Dealing with the Methane Monster

By Mike Bartlett, guest blog  |   Jan. 7, 2016


A fossil fuel
spill of staggering proportions is now polluting the environment of California
and beyond. It is not the type of spill that fouls beaches like those in Santa
Barbara or the Gulf Coast. This spill, visible only with special cameras, goes
straight into the atmosphere. If you are close enough, you can smell it or even
become sick. Many who live near the spill have been sickened and forced to

The fossil
fuel spill at the Aliso Canyon natural gas storage facility in Southern
California is methane, the main component of natural gas. Although the leak was
discovered October 23, 2015, it continues to escape from the ground unabated. Southern
California Gas Company, owner of the natural gas storage field, has made six
attempts to plug the leak with no success. The methane leak so far amounts to
6.6 million metric tons, which as a spokesman for California Air Resources
Board points out is the equivalent of putting 1,320,000 more cars on the road.  Eventually this disaster could cause environmental
consequences more severe than the BP oil spill in the Gulf of Mexico five years
ago, not only in terms of personal loss and illness, but also climate impacts. The
global warming potential of methane is 72 times more potent than CO2,
over 20 years.

is a short-lived climate pollutant, so much so that scientists at the recent Paris
climate talks advocated for changing the standard methodology for assessing its
climate warming effects. Currently the Global Warming Potential (GWP) is
calculated over 100 years, whereas it should
be calculated over 20 years. Methane’s primary climate warming impact occurs
during the first 7 to 15 years after it is emitted into the atmosphere. Methane
decomposes into CO2, which takes hundreds to thousands of years to

the threat posed by tropospheric methane is extraordinarily high and building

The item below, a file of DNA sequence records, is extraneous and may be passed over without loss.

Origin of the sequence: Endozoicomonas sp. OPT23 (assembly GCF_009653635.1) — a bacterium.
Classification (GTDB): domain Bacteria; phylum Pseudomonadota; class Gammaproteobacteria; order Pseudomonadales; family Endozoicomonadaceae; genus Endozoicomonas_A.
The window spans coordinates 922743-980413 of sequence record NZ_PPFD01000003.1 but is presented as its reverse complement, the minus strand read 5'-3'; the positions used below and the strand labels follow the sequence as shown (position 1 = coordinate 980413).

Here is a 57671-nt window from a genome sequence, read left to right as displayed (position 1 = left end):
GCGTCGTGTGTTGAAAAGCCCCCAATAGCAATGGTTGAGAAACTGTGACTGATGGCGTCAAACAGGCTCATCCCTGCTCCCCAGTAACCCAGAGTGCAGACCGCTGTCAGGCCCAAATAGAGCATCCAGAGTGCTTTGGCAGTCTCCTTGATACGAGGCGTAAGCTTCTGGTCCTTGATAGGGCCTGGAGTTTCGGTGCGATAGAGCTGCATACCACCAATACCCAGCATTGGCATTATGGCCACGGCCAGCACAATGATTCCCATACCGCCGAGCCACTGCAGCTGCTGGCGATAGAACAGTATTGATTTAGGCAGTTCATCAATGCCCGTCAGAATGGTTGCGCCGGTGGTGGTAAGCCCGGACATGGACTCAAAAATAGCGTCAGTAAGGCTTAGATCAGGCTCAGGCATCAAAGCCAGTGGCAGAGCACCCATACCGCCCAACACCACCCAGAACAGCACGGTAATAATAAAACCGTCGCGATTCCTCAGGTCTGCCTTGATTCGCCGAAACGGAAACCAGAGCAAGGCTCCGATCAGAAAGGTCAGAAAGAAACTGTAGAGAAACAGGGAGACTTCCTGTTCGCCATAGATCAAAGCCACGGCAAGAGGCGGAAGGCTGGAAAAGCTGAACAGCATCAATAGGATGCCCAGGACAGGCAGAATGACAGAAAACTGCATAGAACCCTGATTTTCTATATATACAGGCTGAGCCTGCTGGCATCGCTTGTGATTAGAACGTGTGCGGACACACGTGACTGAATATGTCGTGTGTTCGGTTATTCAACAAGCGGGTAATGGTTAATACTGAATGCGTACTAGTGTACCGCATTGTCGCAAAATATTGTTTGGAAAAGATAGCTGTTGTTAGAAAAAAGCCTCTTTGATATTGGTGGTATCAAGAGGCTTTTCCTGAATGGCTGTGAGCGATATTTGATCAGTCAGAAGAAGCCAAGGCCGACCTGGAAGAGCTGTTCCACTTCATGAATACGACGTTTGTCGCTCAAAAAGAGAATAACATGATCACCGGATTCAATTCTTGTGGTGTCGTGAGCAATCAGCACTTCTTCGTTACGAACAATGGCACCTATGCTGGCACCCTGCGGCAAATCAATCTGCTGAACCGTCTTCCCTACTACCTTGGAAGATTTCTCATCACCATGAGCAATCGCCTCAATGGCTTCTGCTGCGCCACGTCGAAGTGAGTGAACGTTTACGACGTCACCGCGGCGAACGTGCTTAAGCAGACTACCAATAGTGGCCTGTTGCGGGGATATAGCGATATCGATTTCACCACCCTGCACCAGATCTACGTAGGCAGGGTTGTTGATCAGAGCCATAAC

in the atmosphere every day, we must begin to ratchet down its use as an energy
source. But methane and methane infrastructure cannot go away with the wave of
a hand. So, is there a sane way to use methane during the transition?


can be used to make hydrogen. Methane is CH4, or, one carbon atom to
every 4 hydrogen atoms. Currently, about 95 percent of hydrogen produced for
industrial purposes comes from “steam reforming” methane. The method of steam reforming methane to produce hydrogen
creates too much GHG emissions to be considered energetically efficient.
 The new methane cracking research in Germany bubbles methane through
molten tin, yielding hydrogen and solid carbon, while utilizing hydrogen for
heat in the process. They claim it is 60% more efficient than the steam
reforming process and is considered a transitional technology away from fossil
fuel reliance. Hooray for Germany for making this commitment.

contrast to methane, sustainably produced hydrogen behaves in environmentally
friendly ways. It is a very light molecule that does not pool, is non-toxic, and
has no climate warming implications. Released into the atmosphere, hydrogen
rises rapidly, 45 fps and dissipates very quickly. Hydrogen is now being
produced sustainably with excess solar electrical energy and recycled water. When
used to produce electricity in a fuel cell, hydrogen combines with oxygen, with
heat and water vapor as the only byproducts. Hydrogen has a long-standing and
proven track record as a safe transportation and industrial fuel. Some of the
biggest car companies – Toyota, Honda, Hyundai, Mercedes, Audi, BMW, and
General Motors – have made commitments to shift to hydrogen fuel cell electric
vehicles. Imagine near zero greenhouse gas emissions from well to wheel. That
is our path to the future.

It is
time for California to control the methane monster and invest in developing the
clean hydrogen economy.

Mike Bartlett works
at Stone Edge Farm for McQuown Enterprises LLC in Sonoma, where a cutting-edge
microgrid project that includes a solar/hydrogen energy and vehicle fueling
system is well underway.

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